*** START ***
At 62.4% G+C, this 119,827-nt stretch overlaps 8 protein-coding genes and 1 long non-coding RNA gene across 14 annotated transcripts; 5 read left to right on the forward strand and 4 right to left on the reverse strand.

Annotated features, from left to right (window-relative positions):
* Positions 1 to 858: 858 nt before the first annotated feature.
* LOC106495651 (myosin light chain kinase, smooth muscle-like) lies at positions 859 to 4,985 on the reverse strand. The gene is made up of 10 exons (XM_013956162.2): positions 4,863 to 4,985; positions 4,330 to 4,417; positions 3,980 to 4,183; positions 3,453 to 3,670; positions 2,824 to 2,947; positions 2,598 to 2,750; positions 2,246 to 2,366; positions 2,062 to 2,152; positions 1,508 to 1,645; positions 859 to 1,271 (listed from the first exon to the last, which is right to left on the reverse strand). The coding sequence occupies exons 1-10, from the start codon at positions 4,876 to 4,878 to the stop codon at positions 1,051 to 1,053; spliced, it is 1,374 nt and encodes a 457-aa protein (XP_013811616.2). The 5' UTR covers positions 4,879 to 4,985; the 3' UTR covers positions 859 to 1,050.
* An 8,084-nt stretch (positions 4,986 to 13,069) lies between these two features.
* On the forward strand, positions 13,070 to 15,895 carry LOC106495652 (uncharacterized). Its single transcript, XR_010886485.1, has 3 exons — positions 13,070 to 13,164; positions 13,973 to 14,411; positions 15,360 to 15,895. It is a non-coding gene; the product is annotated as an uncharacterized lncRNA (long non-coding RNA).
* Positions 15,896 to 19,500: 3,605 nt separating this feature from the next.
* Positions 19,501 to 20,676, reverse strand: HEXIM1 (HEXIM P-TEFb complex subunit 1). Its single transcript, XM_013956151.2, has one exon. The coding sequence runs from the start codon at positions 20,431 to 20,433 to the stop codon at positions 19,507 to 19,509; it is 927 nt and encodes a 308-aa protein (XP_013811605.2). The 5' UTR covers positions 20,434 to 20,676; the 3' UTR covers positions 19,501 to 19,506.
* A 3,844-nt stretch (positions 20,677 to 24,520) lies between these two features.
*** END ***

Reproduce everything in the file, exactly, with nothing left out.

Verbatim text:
At 62.4% G+C, this 119,827-nt stretch overlaps 8 protein-coding genes and 1 long non-coding RNA gene across 14 annotated transcripts; 5 read left to right on the forward strand and 4 right to left on the reverse strand.

Annotated features, from left to right (window-relative positions):
* Positions 1 to 858: 858 nt before the first annotated feature.
* LOC106495651 (myosin light chain kinase, smooth muscle-like) lies at positions 859 to 4,985 on the reverse strand. The gene is made up of 10 exons (XM_013956162.2): positions 4,863 to 4,985; positions 4,330 to 4,417; positions 3,980 to 4,183; positions 3,453 to 3,670; positions 2,824 to 2,947; positions 2,598 to 2,750; positions 2,246 to 2,366; positions 2,062 to 2,152; positions 1,508 to 1,645; positions 859 to 1,271 (listed from the first exon to the last, which is right to left on the reverse strand). The coding sequence occupies exons 1-10, from the start codon at positions 4,876 to 4,878 to the stop codon at positions 1,051 to 1,053; spliced, it is 1,374 nt and encodes a 457-aa protein (XP_013811616.2). The 5' UTR covers positions 4,879 to 4,985; the 3' UTR covers positions 859 to 1,050.
* An 8,084-nt stretch (positions 4,986 to 13,069) lies between these two features.
* On the forward strand, positions 13,070 to 15,895 carry LOC106495652 (uncharacterized). Its single transcript, XR_010886485.1, has 3 exons — positions 13,070 to 13,164; positions 13,973 to 14,411; positions 15,360 to 15,895. It is a non-coding gene; the product is annotated as an uncharacterized lncRNA (long non-coding RNA).
* Positions 15,896 to 19,500: 3,605 nt separating this feature from the next.
* Positions 19,501 to 20,676, reverse strand: HEXIM1 (HEXIM P-TEFb complex subunit 1). Its single transcript, XM_013956151.2, has one exon. The coding sequence runs from the start codon at positions 20,431 to 20,433 to the stop codon at positions 19,507 to 19,509; it is 927 nt and encodes a 308-aa protein (XP_013811605.2). The 5' UTR covers positions 20,434 to 20,676; the 3' UTR covers positions 19,501 to 19,506.
* A 3,844-nt stretch (positions 20,677 to 24,520) lies between these two features.